The obsession (my take) with ‘healthy’ everything in church-life suggests to me a movement in an unhealthy direction, as well as the nurturing of unhealthy habits. Let me highlight of few areas in which what are being proposed under the label of “healthy” may be “unhealthy”. It is certainly unhealthy that all the keynote and significant presenters (at the ‘healthy leaders, healthy churches’ conference) are only of the pale shade and largely male. I also find unhealthy the ways we deploy the category of healthy and its relationship (either by implications or directly) with that of unhealthy. My sense is that it runs into the danger of perpetuating unhelpful binaries, and consequently setting up one against the other, rather than seeing the complex and intersecting relationship between and among categories. History is replete with examples how polarising categories are.

Finally, a comment on the category of ‘healthy leaders’: Recent scandalous revelation of tax evasion by high flyers in our society and the connection of a priest who was a significant banking voice and consultant reveal a worrying state of affairs in church and society. Even more worrying is that this very person chaired the group that produced a significant report for an established ecclesial tradition on leadership, training and formation or as one colleague puts it the church’s ‘talent management programme’. The colleague goes on to compare that report to an ecclesial version of The Apprentice noting that “the church is looking for help from a sector that has proved time and time again to be morally vacuous”. (Anderson Jeremiah).

Churches need to carefully interrogate its leadership practices whether it is about representation, integrity or an allegiance to the ways of empire/Babylon. One can only hope that in any conversation on ‘healthy leaders, healthy churches’ such interrogating and confessing would be reflected in the conversations as we strive to embody and model well-being in the midst of all the ambiguities that constitute us.

© jagessar February 15, 2015

pencil power – the contradictions

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The pen, pencil or quill, we are told is ‘mightier than the sword’. It is not insignificant that the saying was coined in Great Britain, who with her other European neighbours, used both sword and pen to claim, colonised, and devour lands far off and to caricature the heathens who lived there. The pencil, pen and quill were used to make fun of and craftyrepresent the natives as heathens, monkeys, apes, naked savages and much more – grudgingly sub-humans in some natural state, with hot desires to be tamed and to be eventually made civilised. That is, almost human, for as history shows, we are never humans like our colonizers Of course, swords and others weapons were used to slaughter and bring to the knees whole populations who were rightly resistant to having their space, land and lives invaded by greedy people in the name of civilizing, commerce and Christianizing.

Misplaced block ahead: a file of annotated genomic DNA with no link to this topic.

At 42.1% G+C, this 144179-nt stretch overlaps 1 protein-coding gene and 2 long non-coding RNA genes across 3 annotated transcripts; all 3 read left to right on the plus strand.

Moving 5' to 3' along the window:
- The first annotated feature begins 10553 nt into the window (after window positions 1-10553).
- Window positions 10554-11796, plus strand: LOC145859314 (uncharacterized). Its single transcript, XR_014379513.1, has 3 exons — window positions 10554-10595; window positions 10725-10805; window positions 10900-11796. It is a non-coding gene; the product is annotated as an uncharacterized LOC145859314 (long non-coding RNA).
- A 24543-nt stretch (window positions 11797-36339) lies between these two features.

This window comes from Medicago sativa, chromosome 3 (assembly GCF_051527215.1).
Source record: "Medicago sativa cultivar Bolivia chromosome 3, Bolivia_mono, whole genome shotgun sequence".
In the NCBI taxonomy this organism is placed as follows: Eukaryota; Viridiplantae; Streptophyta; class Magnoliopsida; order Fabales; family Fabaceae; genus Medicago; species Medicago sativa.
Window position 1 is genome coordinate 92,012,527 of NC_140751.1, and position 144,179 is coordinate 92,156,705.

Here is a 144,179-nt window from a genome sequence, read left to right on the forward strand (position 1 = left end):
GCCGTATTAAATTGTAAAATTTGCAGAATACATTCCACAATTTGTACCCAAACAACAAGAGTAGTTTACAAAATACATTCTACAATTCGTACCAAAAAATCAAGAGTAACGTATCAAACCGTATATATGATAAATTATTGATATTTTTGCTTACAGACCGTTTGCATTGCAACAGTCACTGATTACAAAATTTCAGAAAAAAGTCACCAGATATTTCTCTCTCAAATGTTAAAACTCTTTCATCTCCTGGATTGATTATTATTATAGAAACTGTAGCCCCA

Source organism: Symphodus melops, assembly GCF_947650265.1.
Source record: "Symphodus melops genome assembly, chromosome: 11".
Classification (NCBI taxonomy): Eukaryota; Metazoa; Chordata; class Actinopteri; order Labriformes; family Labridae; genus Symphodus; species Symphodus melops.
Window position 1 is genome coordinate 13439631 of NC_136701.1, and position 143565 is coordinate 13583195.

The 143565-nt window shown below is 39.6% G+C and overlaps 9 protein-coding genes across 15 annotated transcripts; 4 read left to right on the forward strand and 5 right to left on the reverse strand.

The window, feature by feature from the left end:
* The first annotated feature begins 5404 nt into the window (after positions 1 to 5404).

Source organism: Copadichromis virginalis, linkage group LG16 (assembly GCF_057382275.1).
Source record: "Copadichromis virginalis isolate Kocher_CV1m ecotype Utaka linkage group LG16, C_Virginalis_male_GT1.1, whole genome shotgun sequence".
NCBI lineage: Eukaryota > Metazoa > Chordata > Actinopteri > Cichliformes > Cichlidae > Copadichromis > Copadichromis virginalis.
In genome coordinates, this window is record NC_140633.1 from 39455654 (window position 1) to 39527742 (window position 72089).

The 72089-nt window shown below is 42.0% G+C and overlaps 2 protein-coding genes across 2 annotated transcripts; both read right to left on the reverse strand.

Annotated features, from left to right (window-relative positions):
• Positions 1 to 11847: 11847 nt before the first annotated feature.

Things may have changed, but with ‘colonizing in reverse’ (Louise Bennett) and so many from the former colonies now themselves English, French, Spanish, Portuguese, Dutch and German – one may ask what has changed given the ways Arab-French, Asian/Black-British, Moroccan-Dutch, Turk-German or African/Black–Portuguese continue to be represented today! Ever since Ben Johnson the Canadian sprinter was done for steroids, suddenly becoming of ‘Jamaican ancestry’, every French, British, Dutch, Belgian and German born citizen of an minority ethnic origin know that they are just ‘bidding their time’ before being reminded where home actually is for them. And then, we have the audacity to want to theorise as to why British, French, Dutch or German born citizens of a minority ethnic background are not patriotic to their place of birth!

After the recent bombardment with the idea that we can defeat the evil of terrorism (whatever the shapes and forms it may take) with sharpened pencils and ‘by our refusal to stop mocking islam’ [Corey Oakley (January 11, 2015)], it may be time to consider the contradictions between the power of pen/pencil and the ways we act as powerful nations. If pen is more powerful than sword why have our nations been agents of death, violence and destruction through the machinations of our war instruments? Umbrellas may have made China and Hong Kong quake, but it is certainly not pens, pencils or crayons that continue to kill, destroy and displace millions across Arab nations, Palestine and in Africa. Tell these people and those of colonial times that we fight wars with ideas and pictures or pens and pencils, and they would literally ‘die of laughter’.

Let us not fool ourselves: we have seen the power of pencil, pen, quill and computer keyboard to make a mess of lives and the ways in which we view each other with fear and suspicion. Just think of the ways that these writing instruments have been used to stir up hatred, drive fears, feed prejudices, make 2nd and 3rd generation children of migrants strangers in their country, destroy innocent lives, rewrite laws to close borders and to lock up people in the name of terror and security! The language may have changed but the tactic is old!

Of course pencil, pen, quill and keyboard have been and can be used to ‘make fire in the belly of the beast’ – to advocate the right to protest, to dissent, to strike, to object because of conscience, to refuse to buy into the neo-liberal view of economic growth, to make uncomfortable the lives of greedy corp-o-crats, to lament the scandalous inequalities between those who have and those who do not have, to mourn the loss of compassion and care as we refuse to offer sanctuary to vulnerable strangers and to stir sleeping people to rise up (resurrect) in rebellion against policies that rob many of their dignity and basic human rights.

And be prepared – the ‘beast’ will not only turn on you with the laws of their pencil or pen, but with the might of the machinery of ‘homeland-security’!

©jagessar – words and image january 18, 2015